An Update On My Hobby RV Camping Blog. Full Stat Breakdown. (RV Blog Report #4)
After a long delay, here’s an update on my story of starting up a brand new blog, in a new niche, from scratch. An update on how things are going.
Back in the middle of 2016, I decided to spin up a brand new blog. It would be a hobby blog (as opposed to a business blog) that could potentially turn into something larger later.
Plus, it had been quite some time since I was in a position of starting up a blog from scratch. I thought it would be a fun project – and one which would be fun to document here at the Blog Marketing Academy.
The blog I started was RV Family Travel.
I started it off strongly and I posted my 3rd RV Blog Report post in June of 2016.
But, then silence. At least on that front.
As of this writing, it has now been 6 months since my last RV blog report. So, what the heck has happened in all that time?
4 Months Of No Content – What Happened?
My family and I took off in the RV for our summer trip right at the beginning of July. I had every intention of blogging the entire thing as a video blog while on the trip.
But, then logistics happened. Crappy campground wifi happened.
However, I did do the entire video blog. Every day of our 35 day trip. Only, instead of posting them all on schedule to the RV blog, I was posting them to my RV Family Travel Facebook page. The videos developed a bit of a following over there. Plus, with the wifi situation, uploading videos was often done in batches. One destination was plenty. So, Facebook it was.
When I returned from that trip, I went into full on business mode. And, of course, Blog Marketing Academy is my business and will remain that way. So, BMA got all of my attention and the RV blog was back-burnered.
Up until recently, my last post to RV Family Travel was in July of 2016. And that’s the whole reason why. I was simply focused on the Blog Marketing Academy.
But, What Happens To The Blog When You Go 4 Months Without Posting?
Well see, that’s the interesting thing.
In my last RV Blog Report, I talked about how I was employing a cheap Facebook Ad campaign in order to promote a redwood post and ultimately build my email list.
I’ll fill you in on the details of that campaign below, but short story is that that campaign was going on autopilot up until mid-September. In September, I disabled the campaign. Then around Thanksgiving I turned it back on again. Here’s what that did to my traffic:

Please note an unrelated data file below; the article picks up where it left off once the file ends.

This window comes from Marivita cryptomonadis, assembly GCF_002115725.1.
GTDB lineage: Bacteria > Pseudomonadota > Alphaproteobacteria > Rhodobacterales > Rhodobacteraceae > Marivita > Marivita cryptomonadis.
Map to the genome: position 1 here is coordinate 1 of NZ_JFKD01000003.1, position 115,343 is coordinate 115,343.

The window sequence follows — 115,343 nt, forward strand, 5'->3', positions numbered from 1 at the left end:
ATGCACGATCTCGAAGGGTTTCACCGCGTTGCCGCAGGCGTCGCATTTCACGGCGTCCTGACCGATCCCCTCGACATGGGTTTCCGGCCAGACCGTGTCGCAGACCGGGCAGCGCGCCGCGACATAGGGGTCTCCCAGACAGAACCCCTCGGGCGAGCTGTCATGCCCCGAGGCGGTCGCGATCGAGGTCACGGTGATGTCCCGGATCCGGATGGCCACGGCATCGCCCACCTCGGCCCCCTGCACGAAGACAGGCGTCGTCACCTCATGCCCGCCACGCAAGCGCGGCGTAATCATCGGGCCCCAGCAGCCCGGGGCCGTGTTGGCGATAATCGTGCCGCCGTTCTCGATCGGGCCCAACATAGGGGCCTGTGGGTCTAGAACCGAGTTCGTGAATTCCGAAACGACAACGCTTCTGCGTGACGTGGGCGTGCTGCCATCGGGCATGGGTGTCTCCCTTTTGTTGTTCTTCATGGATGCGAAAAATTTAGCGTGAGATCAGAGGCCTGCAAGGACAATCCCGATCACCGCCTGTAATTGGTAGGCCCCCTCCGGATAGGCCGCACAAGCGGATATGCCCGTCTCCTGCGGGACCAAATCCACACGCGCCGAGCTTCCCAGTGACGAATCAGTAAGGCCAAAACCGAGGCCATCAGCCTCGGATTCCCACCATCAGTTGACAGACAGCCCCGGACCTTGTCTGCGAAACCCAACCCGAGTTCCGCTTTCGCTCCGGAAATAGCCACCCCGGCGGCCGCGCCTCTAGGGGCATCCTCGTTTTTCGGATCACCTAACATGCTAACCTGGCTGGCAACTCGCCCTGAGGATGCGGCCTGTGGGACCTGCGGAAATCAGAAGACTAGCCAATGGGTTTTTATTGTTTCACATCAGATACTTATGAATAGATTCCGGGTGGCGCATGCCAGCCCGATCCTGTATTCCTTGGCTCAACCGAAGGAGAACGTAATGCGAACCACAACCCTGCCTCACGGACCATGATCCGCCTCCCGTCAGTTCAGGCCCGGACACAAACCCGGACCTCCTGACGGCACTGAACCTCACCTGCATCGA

As you can see, my daily traffic numbers (measured in user sessions) wasn’t sky high to begin with. Hovering anywhere from 70-80 people per day.
You can then see that traffic spike when I did my last blog post. Then, the blog went on autopilot and was more or less coasting on that Facebook ad. You can also see how the traffic was steadily dwindling between July and September.
In September, the campaign was disabled and the blog was fully on it’s own. Daily traffic was hovering in 10-20 range, maybe. Then, the traffic spikes up again when I turn the ad back on.
This blog hasn’t yet gained much organic traction, so the numbers are still pretty low. Without that ad campaign, it isn’t building much leverage.
That’s totally normal, especially for a blog which I spent so little time on.
The Specs On That Facebook Campaign
One of the posts I wrote on the blog was a full buyer’s checklist for anybody evaluating a used motorhome to buy. The post was quite in-depth, but I set up an option to download the PDF version of the checklist.
You can see that post here: Buying An Older Used Motorhome: How To Inspect It Before Purchase (A Checklist)
Here you can see the call to action for that content upgrade, plus you can see the volume of shares I’m getting on that one post because of the campaign:
The ad looks like this:
It is targeting a bunch of known RV pages and interests.
The daily budget is just $5. I started it up in May and just let it run on automatic, except for those 2 months or so where I had it turned off.
As of this writing (in mid-December), I’ve spent a total of $708.99 on this campaign since May. I’ve driven 6,482 people to that blog post for that investment, with an average of 11 cents per click.
Interestingly, once I turned the campaign back on again, my cost per click was higher than it was before. Whereas it was running at around $0.11 CPC, now it is averaging about $0.17 CPC. I didn’t change anything at all, so this is just Facebook being Facebook.
The Strategy With That Ad Campaign (And Why It Isn’t Just About Traffic)
Now, it would be really easy to look at the fact that I’ve spent $708 to run traffic to a post and think I’m just being stupid as it gets. Why spend that kind of money to just send people to a blog post?
Well, it is all about that Expanded Redwood Strategy.
Plus, as you see when you read my Ultimate Blog Traffic Guide, it is all about that long game. It is about building up LEVERAGE.
Namely, it is all about building up:
- The email list.
- The retargeting audience.
- The social profile.
These 3 assets, with email BY FAR being the most important, increase the traffic leverage of my little RV blog. It means I can generate traffic when I want.
So, if the more important metric is that email list, how’s that going?
As of this writing, RV Family Travel has 854 email subscribers inside of Aweber. Not bad for a little hobby blog getting small traffic numbers. And given the ad cost, that works out to about $0.83 per email subscriber.
And they’re very engaged subscribers, too.
40-48% open rate is pretty freakin’ stellar to a general list. And my click-through’s, as you can see, are 10-13%.
I mean, I wish my email marketing to Blog Marketing Academy was that easy! 😉
Now, you can clearly see how the growth of my email list stalled when that Facebook ad was turned off: